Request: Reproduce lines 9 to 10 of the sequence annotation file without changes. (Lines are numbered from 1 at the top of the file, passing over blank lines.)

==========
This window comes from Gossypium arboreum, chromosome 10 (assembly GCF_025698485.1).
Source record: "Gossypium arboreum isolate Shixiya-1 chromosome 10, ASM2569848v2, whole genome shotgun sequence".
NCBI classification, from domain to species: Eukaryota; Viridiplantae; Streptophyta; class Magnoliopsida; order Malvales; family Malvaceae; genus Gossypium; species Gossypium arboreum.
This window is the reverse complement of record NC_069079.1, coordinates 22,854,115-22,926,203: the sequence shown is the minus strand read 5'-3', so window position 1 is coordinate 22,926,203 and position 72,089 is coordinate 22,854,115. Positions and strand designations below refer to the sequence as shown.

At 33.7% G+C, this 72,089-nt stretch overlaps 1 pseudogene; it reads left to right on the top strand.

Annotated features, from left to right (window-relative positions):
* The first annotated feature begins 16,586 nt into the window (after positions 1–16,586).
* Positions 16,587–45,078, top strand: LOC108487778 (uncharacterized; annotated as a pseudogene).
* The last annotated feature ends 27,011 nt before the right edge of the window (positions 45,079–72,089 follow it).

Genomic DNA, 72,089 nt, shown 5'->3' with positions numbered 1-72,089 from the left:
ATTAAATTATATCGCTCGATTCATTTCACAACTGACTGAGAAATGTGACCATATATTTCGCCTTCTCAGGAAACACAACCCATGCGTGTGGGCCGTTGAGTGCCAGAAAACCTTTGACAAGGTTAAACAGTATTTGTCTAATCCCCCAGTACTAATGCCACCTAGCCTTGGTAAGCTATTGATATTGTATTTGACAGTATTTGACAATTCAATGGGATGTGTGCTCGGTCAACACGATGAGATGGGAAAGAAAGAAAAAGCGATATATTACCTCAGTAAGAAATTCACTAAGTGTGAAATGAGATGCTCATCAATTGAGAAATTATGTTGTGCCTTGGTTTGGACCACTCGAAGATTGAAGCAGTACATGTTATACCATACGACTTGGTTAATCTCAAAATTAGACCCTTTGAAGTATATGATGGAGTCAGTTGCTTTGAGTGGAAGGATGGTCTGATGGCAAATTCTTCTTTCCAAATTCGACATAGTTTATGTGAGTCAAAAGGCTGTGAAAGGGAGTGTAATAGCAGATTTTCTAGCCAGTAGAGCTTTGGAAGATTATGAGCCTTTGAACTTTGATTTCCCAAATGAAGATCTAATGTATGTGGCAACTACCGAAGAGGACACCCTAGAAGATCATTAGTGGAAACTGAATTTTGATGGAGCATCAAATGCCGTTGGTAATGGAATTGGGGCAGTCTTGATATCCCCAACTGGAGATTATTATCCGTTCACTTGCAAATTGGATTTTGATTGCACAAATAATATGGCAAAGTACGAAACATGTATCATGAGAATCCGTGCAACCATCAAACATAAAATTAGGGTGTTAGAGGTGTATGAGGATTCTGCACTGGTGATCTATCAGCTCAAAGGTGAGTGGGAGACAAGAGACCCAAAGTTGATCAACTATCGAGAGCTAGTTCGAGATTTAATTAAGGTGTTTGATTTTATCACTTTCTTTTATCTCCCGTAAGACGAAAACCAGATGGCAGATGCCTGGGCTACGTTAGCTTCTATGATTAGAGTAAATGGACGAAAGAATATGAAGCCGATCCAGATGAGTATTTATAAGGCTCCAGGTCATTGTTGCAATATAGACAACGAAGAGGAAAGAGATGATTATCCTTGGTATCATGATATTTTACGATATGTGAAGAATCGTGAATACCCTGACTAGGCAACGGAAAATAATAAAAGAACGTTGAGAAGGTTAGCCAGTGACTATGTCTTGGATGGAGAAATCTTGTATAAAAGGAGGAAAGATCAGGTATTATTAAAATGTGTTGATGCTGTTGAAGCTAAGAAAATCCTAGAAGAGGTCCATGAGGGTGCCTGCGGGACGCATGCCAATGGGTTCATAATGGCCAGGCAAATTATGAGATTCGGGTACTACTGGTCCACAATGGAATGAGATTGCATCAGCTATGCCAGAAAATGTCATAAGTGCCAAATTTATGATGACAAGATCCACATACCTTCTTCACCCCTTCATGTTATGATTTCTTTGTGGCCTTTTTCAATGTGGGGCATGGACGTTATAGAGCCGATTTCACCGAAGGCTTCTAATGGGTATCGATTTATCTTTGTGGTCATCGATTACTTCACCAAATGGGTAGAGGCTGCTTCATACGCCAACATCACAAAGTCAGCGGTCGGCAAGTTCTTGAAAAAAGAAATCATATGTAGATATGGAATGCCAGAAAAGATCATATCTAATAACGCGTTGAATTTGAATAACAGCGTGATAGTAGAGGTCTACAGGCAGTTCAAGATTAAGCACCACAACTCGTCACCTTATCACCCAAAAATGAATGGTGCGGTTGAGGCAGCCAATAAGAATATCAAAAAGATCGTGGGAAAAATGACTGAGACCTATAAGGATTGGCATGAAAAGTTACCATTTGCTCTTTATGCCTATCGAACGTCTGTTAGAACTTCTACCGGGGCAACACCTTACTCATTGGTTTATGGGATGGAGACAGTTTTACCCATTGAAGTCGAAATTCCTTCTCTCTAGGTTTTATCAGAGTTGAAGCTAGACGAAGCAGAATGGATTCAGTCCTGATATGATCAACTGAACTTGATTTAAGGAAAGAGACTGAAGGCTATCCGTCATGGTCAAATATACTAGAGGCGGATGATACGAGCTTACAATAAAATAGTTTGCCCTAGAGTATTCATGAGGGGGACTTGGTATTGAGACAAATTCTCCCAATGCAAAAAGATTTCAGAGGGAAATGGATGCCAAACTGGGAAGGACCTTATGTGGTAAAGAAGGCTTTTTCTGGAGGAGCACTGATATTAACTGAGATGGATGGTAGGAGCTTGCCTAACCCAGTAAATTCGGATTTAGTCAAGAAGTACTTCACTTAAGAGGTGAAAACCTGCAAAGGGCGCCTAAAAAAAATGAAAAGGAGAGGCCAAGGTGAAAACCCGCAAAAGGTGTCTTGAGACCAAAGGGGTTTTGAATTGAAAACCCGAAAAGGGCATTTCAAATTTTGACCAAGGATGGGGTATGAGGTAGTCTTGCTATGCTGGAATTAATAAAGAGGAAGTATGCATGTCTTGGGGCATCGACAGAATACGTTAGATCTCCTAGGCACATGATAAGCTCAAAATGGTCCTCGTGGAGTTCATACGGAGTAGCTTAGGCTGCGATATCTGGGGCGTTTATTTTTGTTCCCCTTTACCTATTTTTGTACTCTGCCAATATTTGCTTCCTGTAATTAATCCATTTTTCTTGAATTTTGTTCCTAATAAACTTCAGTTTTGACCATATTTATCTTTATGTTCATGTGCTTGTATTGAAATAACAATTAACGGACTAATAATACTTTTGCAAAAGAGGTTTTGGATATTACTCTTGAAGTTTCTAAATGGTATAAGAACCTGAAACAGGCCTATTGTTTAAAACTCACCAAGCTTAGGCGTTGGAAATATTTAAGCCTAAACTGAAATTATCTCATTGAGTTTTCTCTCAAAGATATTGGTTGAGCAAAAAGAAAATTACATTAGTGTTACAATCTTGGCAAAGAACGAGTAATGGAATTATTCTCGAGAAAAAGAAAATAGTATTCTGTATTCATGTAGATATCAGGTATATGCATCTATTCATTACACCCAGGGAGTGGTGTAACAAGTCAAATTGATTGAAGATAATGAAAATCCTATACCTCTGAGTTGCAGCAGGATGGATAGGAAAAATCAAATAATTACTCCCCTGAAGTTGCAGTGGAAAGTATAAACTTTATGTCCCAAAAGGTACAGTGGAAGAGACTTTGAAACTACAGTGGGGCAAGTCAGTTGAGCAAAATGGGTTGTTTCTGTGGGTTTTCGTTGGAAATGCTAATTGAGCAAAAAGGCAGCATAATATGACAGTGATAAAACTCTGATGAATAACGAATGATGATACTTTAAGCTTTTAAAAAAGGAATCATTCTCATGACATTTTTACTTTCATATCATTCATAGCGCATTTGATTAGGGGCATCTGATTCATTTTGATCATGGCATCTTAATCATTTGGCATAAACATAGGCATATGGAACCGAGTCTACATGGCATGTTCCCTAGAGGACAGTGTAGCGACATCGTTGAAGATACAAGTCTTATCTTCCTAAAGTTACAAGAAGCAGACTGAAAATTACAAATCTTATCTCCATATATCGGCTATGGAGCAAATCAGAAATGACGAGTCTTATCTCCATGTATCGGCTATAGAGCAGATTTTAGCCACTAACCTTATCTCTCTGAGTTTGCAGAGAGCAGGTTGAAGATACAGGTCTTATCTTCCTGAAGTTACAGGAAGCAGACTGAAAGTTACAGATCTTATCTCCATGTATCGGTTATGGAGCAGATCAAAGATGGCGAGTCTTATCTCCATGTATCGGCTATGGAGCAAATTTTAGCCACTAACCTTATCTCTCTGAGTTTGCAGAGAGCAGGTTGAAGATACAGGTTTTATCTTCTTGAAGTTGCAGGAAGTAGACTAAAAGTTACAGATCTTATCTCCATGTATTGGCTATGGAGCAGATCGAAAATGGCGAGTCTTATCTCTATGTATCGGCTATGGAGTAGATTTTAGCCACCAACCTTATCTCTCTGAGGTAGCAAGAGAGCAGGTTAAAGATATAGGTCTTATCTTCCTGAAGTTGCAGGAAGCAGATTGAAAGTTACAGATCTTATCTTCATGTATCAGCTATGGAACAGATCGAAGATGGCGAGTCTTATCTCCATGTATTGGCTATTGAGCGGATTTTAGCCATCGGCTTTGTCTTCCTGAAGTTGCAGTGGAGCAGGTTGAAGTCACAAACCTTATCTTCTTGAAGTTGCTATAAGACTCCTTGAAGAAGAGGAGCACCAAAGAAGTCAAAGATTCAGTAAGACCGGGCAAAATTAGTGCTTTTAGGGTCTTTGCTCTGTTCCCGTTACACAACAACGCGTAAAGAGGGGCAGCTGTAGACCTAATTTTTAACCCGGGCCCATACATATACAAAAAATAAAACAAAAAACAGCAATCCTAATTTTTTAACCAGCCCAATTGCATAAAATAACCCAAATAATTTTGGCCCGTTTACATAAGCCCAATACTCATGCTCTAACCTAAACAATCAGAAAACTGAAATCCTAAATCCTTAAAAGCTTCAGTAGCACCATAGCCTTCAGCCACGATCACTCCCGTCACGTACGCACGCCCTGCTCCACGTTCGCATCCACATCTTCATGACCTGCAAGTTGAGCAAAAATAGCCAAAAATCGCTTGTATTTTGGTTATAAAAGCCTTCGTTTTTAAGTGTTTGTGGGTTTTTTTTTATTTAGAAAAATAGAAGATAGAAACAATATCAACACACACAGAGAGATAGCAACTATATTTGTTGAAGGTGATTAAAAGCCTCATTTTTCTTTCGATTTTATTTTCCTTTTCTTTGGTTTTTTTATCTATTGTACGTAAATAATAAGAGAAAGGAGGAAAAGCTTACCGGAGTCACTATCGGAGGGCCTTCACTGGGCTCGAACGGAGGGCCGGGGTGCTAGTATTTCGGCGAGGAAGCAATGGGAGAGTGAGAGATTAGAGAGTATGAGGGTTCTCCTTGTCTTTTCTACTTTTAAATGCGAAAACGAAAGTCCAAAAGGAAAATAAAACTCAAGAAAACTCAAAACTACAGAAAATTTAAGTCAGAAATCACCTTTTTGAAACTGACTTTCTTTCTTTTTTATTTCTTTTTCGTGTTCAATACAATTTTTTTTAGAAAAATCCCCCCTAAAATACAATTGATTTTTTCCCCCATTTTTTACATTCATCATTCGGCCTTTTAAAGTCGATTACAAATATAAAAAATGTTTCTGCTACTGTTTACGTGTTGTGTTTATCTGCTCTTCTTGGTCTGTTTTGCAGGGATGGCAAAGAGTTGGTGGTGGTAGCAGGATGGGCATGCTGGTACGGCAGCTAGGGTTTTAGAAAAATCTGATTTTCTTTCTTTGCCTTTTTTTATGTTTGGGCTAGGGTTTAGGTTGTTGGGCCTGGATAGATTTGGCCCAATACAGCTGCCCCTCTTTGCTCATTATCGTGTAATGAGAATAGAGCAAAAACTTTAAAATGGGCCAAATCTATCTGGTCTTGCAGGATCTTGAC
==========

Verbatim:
* The last annotated feature ends 27,011 nt before the right edge of the window (positions 45,079–72,089 follow it).

Genomic DNA, 72,089 nt, shown 5'->3' with positions numbered 1-72,089 from the left: